They do impact her life. They don’t plan vacations unless, she knows her dogs have secured arrangements to be taken care of. Having them, also helps her stay in shape. “Quesadilla for me, bone for you” she said.
“It’s never an option to leave them in the backyard for like 12 hours, with some food. I’m not the type of person. If they don’t get four to five days being walked, I feel guilty” she said.
Nicole also shared her thoughts on animal cruelty. “I wish animal cruelty didn’t happen. I think that animal cruelty punishment should be more severe, their fines and sentenced. Someone who can hurt an animal of any size. It’s only the beginning of something bigger” she said.
When they moved here to northern California, she experienced being discriminated because of her pitbull. They lived at apartments where Pit bulls and Bull Terriers are accepted. She had to pass through some apartments to get to the street to walk her dogs. Walking them with a leash as always.
She walks down and there’s a young couple with their small dog. They were moving out. “It was a crazy dog” she said. She walked by, the dog got out and bitted Duchess her pitbull. The owners didn’t even noticed. When they came out, they started yelling at her, “your f#@… Pitbull is biting my dog” the owner told Nicole.
“Yes, the dog was on Duchess’s mouth but she was just pinning her, stopped her from biting” she said.
Nicole told them to get their dog, to have her pitbull release her. She told Duchess “release,” and she opened her mouth. This small dog wanted to get back at her. The lady kept on yelling at Nicole, “your f@#… Pitbull, that’s why is dangerous..”
“I went crazy, I said my dogs are leashed, they’re trained, they’re sitting right next to me. Your dog got out but I don’t blame your dog I blame you guys. Because you let the dog out” Nicole told the owners.
“That’s what happens, as a responsible owner you need to know, you’re secured all the time. My dogs have been attacked five times, from unleashed dogs, and they were all smaller dogs” Nicole said.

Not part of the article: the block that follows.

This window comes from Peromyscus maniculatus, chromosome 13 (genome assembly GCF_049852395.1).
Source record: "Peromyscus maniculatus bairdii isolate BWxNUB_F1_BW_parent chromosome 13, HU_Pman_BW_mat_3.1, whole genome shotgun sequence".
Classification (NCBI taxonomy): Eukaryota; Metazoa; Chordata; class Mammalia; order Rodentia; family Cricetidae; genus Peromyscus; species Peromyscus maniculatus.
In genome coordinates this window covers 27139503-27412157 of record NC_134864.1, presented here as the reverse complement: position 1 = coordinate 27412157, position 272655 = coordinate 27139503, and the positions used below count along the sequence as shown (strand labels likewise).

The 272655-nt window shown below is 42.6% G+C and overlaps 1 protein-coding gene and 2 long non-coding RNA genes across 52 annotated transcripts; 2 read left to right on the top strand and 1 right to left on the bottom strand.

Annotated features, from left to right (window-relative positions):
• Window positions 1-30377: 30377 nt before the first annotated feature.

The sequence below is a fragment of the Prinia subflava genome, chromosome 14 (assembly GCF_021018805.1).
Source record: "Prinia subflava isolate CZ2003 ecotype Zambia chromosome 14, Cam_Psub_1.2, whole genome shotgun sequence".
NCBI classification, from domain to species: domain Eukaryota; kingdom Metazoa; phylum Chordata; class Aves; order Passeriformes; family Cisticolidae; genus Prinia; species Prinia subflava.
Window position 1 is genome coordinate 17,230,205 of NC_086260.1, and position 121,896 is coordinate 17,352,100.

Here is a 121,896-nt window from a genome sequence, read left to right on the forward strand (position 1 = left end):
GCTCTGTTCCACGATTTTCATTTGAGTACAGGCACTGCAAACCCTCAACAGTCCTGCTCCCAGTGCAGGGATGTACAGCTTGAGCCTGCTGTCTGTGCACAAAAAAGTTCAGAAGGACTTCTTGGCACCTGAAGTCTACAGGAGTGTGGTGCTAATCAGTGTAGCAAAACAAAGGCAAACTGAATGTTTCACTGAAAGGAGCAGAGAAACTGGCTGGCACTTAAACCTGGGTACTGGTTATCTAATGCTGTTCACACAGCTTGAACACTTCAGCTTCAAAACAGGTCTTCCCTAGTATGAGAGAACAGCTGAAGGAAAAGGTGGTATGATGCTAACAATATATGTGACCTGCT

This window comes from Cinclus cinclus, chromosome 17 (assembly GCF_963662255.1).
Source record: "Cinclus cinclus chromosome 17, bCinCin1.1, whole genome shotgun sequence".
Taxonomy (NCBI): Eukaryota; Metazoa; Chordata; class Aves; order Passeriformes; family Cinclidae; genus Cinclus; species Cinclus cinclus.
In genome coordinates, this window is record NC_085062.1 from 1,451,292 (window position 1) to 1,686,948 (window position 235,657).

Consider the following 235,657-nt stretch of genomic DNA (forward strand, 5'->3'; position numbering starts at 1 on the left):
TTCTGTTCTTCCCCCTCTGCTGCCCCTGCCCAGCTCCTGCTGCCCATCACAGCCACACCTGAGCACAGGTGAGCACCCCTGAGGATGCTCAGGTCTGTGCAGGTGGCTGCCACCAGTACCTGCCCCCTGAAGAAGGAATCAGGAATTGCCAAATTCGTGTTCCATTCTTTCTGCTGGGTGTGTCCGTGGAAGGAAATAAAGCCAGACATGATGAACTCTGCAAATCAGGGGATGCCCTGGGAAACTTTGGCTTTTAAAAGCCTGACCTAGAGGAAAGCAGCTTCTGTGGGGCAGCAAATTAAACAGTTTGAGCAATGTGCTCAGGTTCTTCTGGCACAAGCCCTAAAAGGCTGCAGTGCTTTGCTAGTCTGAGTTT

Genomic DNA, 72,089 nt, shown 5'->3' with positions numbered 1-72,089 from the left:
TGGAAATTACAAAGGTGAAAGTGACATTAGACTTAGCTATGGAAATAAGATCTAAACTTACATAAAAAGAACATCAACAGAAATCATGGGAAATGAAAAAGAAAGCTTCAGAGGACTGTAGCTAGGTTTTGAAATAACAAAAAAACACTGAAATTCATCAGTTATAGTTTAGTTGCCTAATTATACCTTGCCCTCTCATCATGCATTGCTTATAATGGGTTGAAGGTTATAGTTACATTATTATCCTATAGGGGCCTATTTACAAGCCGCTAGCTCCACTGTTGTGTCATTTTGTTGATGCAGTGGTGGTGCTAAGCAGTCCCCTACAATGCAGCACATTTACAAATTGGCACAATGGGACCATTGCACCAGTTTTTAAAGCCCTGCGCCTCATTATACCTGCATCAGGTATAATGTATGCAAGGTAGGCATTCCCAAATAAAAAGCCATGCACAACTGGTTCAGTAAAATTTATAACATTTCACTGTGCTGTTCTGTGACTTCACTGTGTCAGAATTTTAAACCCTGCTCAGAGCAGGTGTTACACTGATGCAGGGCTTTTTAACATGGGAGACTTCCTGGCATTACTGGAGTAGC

She doesn’t like when owners let their dogs get closer to hers because, she doesn’t know them. As soon as they get close it’s always the bigger dog’s fault, especially Pit bulls.“I get crazy, I protect my babies. I’ll go get them real quick” she said.
Dog breeding was a must talk subject. “That’s a touchy subject” she said.
“I agree on responsible breeding. There’s a difference, clearly there are more shelter dogs than breeders. I would personally go get a shelter dog, but I can hate the people that want a husky because it’s rare to see them. I would say there are responsible breeders, even ours that were responsible. They knew the parents, and the grandparents” she said.
What she’s against, is back yard breeding. “There are people that say, oh look we could make a cute puppy from this breed and this other. Then have the puppies, sell them for two hundred dollars outside the grocery store. That’s not okay. Responsible breeders have applications, sign papers and if something would happen they could take the dogs back at any age” she said.
After facing certain bad experiences, that helped grow as a dog owner. There are definitely great, unforgettable, and lovable memories to keep for a lifetime.
“On Thanksgiving where we used to live, there was a park with two dog parks. And that day was very windy, so my husband says, “oh I’m going to take the dogs out.” I’m cooking, he calls me and says “hey I’m at the park, someone left a Chihuahua toy like 2 pounds.” I said what do you mean?” she said.
“Yeah someone found it, came back and left it here because the shelter was already close” her husband said. “Nicole told him to come back bring the dogs, and she would go get it.
“All of the sudden someone knocks the door, I open and my husband is there with both dogs next to him and a little Chihuahua toy trying to hold him with his neck. He’s trying to hold it while my two dogs are looking at the small dog. And he said, “well I couldn’t just leave it there.”
“I ended up finishing dinner, and we actually kept the dog for like a month” she said. They tried to find the owner, posting on Facebook because it was a cute dog, they named her Chuey.
They wanted to keep her but it didn’t work out. “My best friend’s parents ended up adopting her. That was one of my best dog memories. That was one of my hardest good-bye to a dog that we rescued” Nicole said.
If you are thinking on getting a dog, she would recommend that you look into shelters. “A lot of people usually don’t check out shelters because they want a puppy and think they don’t have it but that’s not true” she said.
Check there first Nicole recommends. “Get a dog that matches your style. There’s nothing wrong with being lazy, then get an elder dog. But if you’re active then get a dog that matches your style. And you’ll have a happy dog. You don’t want to get a Pitbull that has all this energy, you never walk him. And it’s stuck in the back yard. That ain’t right” she said.